The replication timing program of the Chinese hamster beta-globin locus isestablished coincident with its repositioning near peripheral heterochromatin in early G1 phase

Citation
F. Li et al., The replication timing program of the Chinese hamster beta-globin locus isestablished coincident with its repositioning near peripheral heterochromatin in early G1 phase, J CELL BIOL, 154(2), 2001, pp. 283-292
Citations number
52
Language
INGLESE
art.tipo
Article
Categorie Soggetti
Cell & Developmental Biology
Journal title
JOURNAL OF CELL BIOLOGY
ISSN journal
0021-9525 → ACNP
Volume
154
Issue
2
Year of publication
2001
Pages
283 - 292
Database
ISI
SICI code
0021-9525(20010723)154:2<283:TRTPOT>2.0.ZU;2-R
Abstract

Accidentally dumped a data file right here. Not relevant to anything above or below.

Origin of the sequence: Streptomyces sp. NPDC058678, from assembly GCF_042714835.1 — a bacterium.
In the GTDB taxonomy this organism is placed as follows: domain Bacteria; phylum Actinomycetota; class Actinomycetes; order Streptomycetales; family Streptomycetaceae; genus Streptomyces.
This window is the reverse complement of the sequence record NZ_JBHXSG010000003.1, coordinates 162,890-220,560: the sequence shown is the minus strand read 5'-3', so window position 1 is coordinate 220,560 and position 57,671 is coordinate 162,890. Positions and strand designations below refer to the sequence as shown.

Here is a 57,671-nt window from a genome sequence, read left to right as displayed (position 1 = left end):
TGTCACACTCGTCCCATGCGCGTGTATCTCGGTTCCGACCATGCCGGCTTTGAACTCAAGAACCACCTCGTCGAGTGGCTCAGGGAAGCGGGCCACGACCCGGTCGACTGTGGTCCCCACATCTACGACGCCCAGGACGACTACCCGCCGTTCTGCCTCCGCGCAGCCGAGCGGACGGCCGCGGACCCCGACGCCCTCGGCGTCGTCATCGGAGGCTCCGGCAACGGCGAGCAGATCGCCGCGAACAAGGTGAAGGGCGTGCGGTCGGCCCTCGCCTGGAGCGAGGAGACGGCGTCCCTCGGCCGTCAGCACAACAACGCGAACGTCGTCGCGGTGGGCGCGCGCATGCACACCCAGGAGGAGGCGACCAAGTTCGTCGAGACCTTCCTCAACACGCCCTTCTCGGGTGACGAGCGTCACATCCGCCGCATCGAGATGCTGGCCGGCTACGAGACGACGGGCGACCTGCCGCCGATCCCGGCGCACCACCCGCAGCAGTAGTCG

We have examined the dynamics of nuclear repositioning and the establishmen t of a replication timing program for the actively transcribed dihydrofolat e reductase (DHFR) locus and the silent beta -globin gene locus in Chinese hamster ovary cells. The DHFR locus was internally localized and replicated early, whereas the beta -globin locus was localized adjacent to the nuclea r periphery and replicated during the middle of S phase, coincident with re plication of peripheral heterochromatin. Nuclei were prepared from cells sy nchronized at various times during early G1 phase and stimulated to enter S phase by introduction into Xenopus egg extracts, and the timing of DHFR an d beta -globin replication was evaluated in vitro. With nuclei isolated 1 h after mitosis, neither locus was preferentially replicated before the othe r. However, with nuclei isolated 2 or 3 h after mitosis, there was a strong preference for replication of DHFR before beta -globin. Measurements of th e distance of DHFR and beta -globin to the nuclear periphery revealed that the repositioning of the beta -globin locus adjacent to peripheral heteroch romatin also took place between 1 and 2 h after mitosis. These results sugg est that the CHO beta -globin locus acquires the replication timing program of peripheral heterochromatin upon association with the peripheral subnucl ear compartment during early G1 phase.